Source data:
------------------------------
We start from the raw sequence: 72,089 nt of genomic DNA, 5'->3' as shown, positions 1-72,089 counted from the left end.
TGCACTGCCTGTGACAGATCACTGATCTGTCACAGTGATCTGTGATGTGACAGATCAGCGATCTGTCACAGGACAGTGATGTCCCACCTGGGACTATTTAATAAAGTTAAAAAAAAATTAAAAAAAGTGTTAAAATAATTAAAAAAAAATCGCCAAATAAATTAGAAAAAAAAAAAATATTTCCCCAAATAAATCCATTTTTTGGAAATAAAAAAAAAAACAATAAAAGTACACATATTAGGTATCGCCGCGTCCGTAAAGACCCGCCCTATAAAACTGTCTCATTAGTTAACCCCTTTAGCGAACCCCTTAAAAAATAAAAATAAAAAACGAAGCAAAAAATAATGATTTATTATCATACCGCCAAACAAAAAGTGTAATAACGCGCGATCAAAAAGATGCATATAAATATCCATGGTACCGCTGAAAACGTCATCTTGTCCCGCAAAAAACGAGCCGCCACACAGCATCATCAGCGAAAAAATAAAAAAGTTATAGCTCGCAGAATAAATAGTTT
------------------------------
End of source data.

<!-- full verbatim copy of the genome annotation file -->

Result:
We start from the raw sequence: 72,089 nt of genomic DNA, 5'->3' as shown, positions 1-72,089 counted from the left end.
TGCACTGCCTGTGACAGATCACTGATCTGTCACAGTGATCTGTGATGTGACAGATCAGCGATCTGTCACAGGACAGTGATGTCCCACCTGGGACTATTTAATAAAGTTAAAAAAAAATTAAAAAAAGTGTTAAAATAATTAAAAAAAAATCGCCAAATAAATTAGAAAAAAAAAAAATATTTCCCCAAATAAATCCATTTTTTGGAAATAAAAAAAAAAACAATAAAAGTACACATATTAGGTATCGCCGCGTCCGTAAAGACCCGCCCTATAAAACTGTCTCATTAGTTAACCCCTTTAGCGAACCCCTTAAAAAATAAAAATAAAAAACGAAGCAAAAAATAATGATTTATTATCATACCGCCAAACAAAAAGTGTAATAACGCGCGATCAAAAAGATGCATATAAATATCCATGGTACCGCTGAAAACGTCATCTTGTCCCGCAAAAAACGAGCCGCCACACAGCATCATCAGCGAAAAAATAAAAAAGTTATAGCTCGCAGAATAAATAGTTT